Fashion for freaks (like the rest of us)

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By Molly Freedenberg

crucible fashion show - 07.jpgOh, how I love me some fire. Which is how I found myself at The Crucible in Oakland on Friday night, home of fire arts and metal sculpture and non-profity goodness. And, on this particular night, fun and funky fashion. It seemed fitting that the theme of the show, Industrial Chic, was all about using recycled materials, as we've been working on our Green Issue all week. But that wasn't why I was there. No, I was there for fire and the clothes that fire lovers would make. Which, it turned out, was a good reason indeed.crucible fashion show - 04.jpg

The thing is, mainstream fashion can be so awful - all conformity and constriction and making you feel less than you are. But fashion can be fun. In reality, clothes are all costumes. They're expression and imagination and outward manifestation of an inward feeling or belief. The people behind this fashion show know this, and the clothes were all made for real people with real bodies and real interests. Sexy,
raw, comfy, dangerous, dainty, romantic, innovative, playful, wacky, personal. Ornate corsets layered over striped pantsuits. Girls in toe shoes wearing gauzy dresses and girls in black leather carrying post-apocalyptic flame throwers. A chain mail vest worn by a chained male. A dress made of knives. Red latex. Bathroom tile. Rope. Straps. Ribbons.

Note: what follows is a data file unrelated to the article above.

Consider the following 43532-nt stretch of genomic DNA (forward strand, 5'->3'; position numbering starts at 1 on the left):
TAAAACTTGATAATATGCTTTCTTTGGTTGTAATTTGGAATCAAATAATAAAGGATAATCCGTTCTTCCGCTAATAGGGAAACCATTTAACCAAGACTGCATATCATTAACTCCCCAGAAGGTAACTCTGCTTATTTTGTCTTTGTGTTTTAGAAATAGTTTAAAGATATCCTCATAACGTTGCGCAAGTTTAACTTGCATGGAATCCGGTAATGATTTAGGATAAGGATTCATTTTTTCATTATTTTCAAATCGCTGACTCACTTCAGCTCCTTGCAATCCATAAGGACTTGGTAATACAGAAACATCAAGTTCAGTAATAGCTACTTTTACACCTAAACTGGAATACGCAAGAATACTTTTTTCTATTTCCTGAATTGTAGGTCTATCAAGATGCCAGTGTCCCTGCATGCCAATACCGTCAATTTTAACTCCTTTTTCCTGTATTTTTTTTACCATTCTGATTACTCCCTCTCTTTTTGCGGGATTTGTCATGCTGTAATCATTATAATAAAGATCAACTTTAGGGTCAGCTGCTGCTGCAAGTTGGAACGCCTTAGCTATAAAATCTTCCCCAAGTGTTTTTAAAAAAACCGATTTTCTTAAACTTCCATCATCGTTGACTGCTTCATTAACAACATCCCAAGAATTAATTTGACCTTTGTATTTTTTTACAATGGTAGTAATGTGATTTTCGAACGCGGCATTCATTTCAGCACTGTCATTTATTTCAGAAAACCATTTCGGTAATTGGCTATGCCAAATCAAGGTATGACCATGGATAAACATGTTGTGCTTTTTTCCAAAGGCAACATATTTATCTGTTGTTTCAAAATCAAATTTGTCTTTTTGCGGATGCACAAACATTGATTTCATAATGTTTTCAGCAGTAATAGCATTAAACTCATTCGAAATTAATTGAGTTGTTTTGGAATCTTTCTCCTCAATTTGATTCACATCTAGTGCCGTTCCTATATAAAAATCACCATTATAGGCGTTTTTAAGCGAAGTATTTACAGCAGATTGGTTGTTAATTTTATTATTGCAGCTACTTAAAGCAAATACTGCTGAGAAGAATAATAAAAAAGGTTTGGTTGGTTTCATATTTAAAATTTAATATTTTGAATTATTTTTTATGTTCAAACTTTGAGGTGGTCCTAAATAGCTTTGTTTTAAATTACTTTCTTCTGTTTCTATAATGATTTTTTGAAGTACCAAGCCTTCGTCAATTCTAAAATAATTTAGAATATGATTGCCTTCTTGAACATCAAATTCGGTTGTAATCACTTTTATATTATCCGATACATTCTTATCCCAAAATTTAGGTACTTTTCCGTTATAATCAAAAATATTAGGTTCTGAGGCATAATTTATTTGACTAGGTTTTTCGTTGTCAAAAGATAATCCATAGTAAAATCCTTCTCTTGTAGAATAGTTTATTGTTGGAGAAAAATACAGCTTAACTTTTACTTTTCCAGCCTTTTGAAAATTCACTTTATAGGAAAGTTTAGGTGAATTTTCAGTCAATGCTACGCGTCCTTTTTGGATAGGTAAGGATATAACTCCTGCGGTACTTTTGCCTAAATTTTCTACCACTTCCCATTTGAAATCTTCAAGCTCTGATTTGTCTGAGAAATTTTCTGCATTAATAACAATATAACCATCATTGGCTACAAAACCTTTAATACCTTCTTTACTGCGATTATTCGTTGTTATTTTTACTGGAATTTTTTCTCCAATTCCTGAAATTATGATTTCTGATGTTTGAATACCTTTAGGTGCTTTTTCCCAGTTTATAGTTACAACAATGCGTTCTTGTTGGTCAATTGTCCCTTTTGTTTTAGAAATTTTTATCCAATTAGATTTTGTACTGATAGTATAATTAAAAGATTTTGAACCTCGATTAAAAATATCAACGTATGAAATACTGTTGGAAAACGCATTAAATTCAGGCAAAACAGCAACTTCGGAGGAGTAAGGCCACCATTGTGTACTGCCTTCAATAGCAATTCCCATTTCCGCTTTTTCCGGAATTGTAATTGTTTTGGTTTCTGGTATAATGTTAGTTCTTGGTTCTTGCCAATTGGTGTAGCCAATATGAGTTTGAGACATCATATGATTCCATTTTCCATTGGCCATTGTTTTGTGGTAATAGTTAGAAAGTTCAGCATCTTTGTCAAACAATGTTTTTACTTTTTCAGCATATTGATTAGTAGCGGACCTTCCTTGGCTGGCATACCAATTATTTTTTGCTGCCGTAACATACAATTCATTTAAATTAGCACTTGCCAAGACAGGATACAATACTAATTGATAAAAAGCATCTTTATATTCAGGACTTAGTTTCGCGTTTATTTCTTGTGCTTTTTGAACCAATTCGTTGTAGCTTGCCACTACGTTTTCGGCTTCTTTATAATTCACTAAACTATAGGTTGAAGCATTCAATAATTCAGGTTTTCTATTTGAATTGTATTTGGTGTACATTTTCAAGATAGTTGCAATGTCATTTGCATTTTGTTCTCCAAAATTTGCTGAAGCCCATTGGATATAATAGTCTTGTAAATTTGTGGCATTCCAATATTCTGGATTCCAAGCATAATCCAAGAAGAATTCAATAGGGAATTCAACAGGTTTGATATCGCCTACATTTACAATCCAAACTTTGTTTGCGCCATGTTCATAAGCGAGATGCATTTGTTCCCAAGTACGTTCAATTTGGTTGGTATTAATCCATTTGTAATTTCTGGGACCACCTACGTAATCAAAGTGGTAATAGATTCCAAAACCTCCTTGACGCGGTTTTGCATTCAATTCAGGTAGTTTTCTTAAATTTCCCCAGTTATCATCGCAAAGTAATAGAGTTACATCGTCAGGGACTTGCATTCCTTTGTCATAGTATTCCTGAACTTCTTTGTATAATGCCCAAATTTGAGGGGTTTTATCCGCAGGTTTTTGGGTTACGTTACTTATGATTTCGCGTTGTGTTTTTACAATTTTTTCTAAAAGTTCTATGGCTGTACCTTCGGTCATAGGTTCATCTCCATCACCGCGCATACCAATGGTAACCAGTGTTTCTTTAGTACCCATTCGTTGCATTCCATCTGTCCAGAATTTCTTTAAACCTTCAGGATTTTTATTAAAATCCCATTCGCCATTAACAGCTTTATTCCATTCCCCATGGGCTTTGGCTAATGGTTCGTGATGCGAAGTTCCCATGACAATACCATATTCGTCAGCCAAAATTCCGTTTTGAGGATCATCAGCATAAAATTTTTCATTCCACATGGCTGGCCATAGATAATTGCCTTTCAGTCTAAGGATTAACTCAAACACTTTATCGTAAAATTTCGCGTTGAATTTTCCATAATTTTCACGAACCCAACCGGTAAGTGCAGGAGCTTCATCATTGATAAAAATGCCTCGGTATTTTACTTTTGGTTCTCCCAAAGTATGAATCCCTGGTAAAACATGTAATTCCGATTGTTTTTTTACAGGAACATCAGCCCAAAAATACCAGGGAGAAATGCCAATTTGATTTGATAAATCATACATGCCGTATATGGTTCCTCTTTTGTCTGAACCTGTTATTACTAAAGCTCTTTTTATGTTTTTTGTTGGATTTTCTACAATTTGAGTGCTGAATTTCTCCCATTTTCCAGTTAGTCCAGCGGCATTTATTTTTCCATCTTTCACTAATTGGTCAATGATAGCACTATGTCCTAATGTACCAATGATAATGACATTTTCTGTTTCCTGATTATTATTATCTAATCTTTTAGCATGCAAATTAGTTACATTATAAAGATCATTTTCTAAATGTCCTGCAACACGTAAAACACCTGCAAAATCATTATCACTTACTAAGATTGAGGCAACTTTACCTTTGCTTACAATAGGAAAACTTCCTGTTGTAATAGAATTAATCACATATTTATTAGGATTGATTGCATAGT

It helped that the show had good stage direction, good lighting, and models who looked like they actually knew what they were supposed to do. And you really can't go wrong with a flaming runway. But the reason Industrial Chic worked was really the designers and their vision -- not just for the clothes, but for presenting them. Each collection had its own theme song and its own theatricality - from S&M sexiness to heroin chic...well...sexiness. Fire dancers and belly dancers, simple runway walkers and a piece revolving around exchanging flowers.

It would be an oversight not to mention that the whole thing was rather Burning Man centric - most of the fashions displayed would be more at home on the playa than on Polk Street. But it's the part of Burning Man I love most - the part that's irreverent and imaginative, multi-faceted and inclusive, crazy, creative, and, above all, playful.

Highlights:

Bree Hylkema’s neon party dresses reimagined in latex, particularly one with a gathered, bustle-like back.

Everything Jamielyn Duggan of Eimaj Design presented, from wide-legged plaid pants and a matching halter to flowy fabric dance costumes, and from a pin-striped wedding dress to S&M-chic fire-dance wear.crucible fashion show - 09.jpgcrucible fashion show - 10.jpg

The dancers in Urban Point Evocation (and whoever choreographed them), who exhibited Duggan’s work while dancing with fire and en pointe, successfully blending movement and modeling without sacrificing the purpose of either.

The badass, take-no-prisoners (or take only prisoners) work of Eric Pennella and Bonnie Heras.

Darina Drapkin's jacket made out of old license plates. Though this one is also by Darina Drapkin, it was so fantastic it deserves its own mention. (This wins the “How in the hell do you make that work?” Award. Well, this and the linoleum tile chest armor by Eric Pennella and Bonnie Heras.)

More than the clothes themselves, which are mostly vintage and found pieces put together in interesting ways, Spygirl Friday’s collection deserves mention for its clever, theatrical presentation. Think Marla in “Fight Club” meets the way you’d imagine Winona Ryder to actually look in her personal life. Or “I’m cute, I love fishnets, and I’m way too tired from my punk-themed three-day Jim Beam and cocaine binge to put on pants.”crucible fashion show - 06.jpg